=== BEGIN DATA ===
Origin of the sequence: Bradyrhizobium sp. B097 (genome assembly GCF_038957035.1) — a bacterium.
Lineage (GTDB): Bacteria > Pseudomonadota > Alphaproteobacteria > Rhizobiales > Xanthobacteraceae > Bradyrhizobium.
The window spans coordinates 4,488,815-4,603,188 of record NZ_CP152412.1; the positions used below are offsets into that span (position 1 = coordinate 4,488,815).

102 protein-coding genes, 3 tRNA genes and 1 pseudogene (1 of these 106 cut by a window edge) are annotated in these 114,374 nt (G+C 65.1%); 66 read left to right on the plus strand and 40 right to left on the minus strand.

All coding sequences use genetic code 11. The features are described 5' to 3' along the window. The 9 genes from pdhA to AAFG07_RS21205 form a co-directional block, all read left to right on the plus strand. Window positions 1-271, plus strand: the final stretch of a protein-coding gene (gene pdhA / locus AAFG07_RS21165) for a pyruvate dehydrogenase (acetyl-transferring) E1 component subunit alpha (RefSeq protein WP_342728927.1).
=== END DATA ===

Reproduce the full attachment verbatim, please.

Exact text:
Origin of the sequence: Bradyrhizobium sp. B097 (genome assembly GCF_038957035.1) — a bacterium.
Lineage (GTDB): Bacteria > Pseudomonadota > Alphaproteobacteria > Rhizobiales > Xanthobacteraceae > Bradyrhizobium.
The window spans coordinates 4,488,815-4,603,188 of record NZ_CP152412.1; the positions used below are offsets into that span (position 1 = coordinate 4,488,815).

102 protein-coding genes, 3 tRNA genes and 1 pseudogene (1 of these 106 cut by a window edge) are annotated in these 114,374 nt (G+C 65.1%); 66 read left to right on the plus strand and 40 right to left on the minus strand.

All coding sequences use genetic code 11. The features are described 5' to 3' along the window. The 9 genes from pdhA to AAFG07_RS21205 form a co-directional block, all read left to right on the plus strand. Window positions 1-271, plus strand: the final stretch of a protein-coding gene (gene pdhA / locus AAFG07_RS21165) for a pyruvate dehydrogenase (acetyl-transferring) E1 component subunit alpha (RefSeq protein WP_342728927.1).